Manuka honey: A gift of nature
What is Manuka honey?
Manuka honey comes from the flowers of the Manuka bush, a relative of the Australian tea tree, which grows only in New Zealand. Maoris have used it to treat successfully wounds and all kinds of infectious diseases. What the natives of New Zealand knew about Manuka Honey from experience has now been supported by scientific studies. The antiseptic, antioxidant and wound-healing effects of Manuka honey have been proven in several studies at different universities. Manuka honey is effective against bacteria, viruses and fungi.
Responsible for this effect is a substance called methylglyoxal (MGO), a sugar byproduct. All ordinary honey contains methylglyoxal. But for this antibacterial substance to have a notable effect, it must be present in sufficient concentration. No methylglyoxal is present in the nectar itself. The substance develops only after the nectar has been ingested by the bees and transported into the hive. Manuka honey contains up to 800 mg MGO per kilogram (2.2 pounds) of honey. In comparison, ordinary domestic honey contains just 20 mg per kilogram. As honey is a natural product, its MGO content is subject to natural fluctuations. The higher the MGO content, the more valuable the honey and the more effective its healing properties.
Manuka honey quality
Manuka honey is available primarily in health food shops and online. Pay attention to the specified MGO content when buying. The higher the value, the more expensive the honey. A product with an MGO of over 400 ranks among the highest- quality products.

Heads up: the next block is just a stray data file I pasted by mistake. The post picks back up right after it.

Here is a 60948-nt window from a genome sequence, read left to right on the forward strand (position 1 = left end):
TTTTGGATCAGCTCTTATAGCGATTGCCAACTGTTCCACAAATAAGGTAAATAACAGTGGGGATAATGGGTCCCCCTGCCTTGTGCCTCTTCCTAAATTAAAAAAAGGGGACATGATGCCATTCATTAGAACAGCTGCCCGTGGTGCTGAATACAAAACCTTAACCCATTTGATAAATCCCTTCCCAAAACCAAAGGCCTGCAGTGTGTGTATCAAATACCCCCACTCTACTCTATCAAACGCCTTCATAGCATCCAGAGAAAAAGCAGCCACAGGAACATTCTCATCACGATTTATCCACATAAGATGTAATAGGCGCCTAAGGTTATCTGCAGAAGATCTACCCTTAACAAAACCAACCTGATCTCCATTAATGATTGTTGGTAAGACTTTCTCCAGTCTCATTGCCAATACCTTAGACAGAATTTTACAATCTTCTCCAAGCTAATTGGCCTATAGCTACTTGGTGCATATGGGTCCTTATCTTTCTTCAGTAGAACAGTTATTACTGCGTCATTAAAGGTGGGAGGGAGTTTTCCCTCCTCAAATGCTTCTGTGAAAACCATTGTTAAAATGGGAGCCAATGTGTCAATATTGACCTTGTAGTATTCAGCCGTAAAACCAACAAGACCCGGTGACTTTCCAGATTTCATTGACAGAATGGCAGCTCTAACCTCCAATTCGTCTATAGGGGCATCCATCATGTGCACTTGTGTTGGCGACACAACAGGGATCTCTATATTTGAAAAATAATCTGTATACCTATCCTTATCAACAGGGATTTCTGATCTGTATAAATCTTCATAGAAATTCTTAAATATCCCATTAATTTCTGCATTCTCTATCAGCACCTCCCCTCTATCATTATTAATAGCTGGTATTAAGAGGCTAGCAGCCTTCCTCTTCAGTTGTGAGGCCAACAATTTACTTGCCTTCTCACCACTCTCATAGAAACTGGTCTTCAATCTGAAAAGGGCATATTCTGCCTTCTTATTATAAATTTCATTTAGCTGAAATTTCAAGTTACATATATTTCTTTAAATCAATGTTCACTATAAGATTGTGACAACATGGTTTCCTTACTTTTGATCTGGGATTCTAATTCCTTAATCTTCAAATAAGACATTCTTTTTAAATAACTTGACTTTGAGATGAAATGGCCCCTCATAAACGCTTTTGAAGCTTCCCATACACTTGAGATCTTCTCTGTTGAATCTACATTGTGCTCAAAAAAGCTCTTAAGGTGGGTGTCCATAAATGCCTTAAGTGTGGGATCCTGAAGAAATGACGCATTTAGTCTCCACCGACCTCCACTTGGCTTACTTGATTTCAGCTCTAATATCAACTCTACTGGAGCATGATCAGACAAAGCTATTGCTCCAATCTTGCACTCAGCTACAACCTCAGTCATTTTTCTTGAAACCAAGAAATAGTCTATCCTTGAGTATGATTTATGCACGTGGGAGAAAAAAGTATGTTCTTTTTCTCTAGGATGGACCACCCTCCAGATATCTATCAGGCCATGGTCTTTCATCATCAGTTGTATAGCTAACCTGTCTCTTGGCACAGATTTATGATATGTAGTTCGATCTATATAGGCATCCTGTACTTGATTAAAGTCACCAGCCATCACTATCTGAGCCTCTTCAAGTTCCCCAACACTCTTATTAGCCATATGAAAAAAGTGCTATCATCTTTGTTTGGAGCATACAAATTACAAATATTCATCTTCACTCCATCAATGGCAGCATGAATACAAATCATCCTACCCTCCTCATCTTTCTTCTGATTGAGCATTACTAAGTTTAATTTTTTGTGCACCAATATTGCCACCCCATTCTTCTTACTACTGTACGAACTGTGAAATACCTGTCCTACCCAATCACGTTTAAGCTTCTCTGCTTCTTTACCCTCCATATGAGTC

In New Zealand, the quality of Manuka honey is also indicated with the so-called UMF (Unique Manuka Factor). The UMF value is reserved exclusively for Manuka honeys bottled in New Zealand.
The approximate reference values between UMF and MGO are as follows:
• UMF 10 = MGO 100
• UMF 15 = MGO 250
• UMF 20 = MGO 400
• UMF 25 = MGO 550
Manuka honey usage
Its antibiotic and antiviral properties make Manuka honey an effective natural remedy for sore throats, bronchitis and other respiratory infections. It is best to let a small teaspoon melt in your mouth to allow the honey can achieve its full local effect. Do not add Manuka honey to hot tea because the heat destroys its effect.
Manuka honey produces an impressive antifungal effect. It inhibits fungal growth in both external (e.g. athlete's foot) and internal fungal infections (e.g. yeast infection in the oral cavity or intestine).
Tooth and gum disease
Honey is considered an enemy of the tooth because of its sweetness. Not so with Manuka honey. A scientific study shows that Manuka honey can even protect teeth from tartar and cavities just as well as the chemical chlorhexidine found in anti-cavity mouthwashes. The same goes for periodontal disease.
Minor wounds and injuries
When coat on the injured area and covered with a bandage or gauze, Manuka honey provides an antibacterial effect and kills existing germs while simultaneously promoting wound healing.
Publiziert am von Dr. Barbara Hendel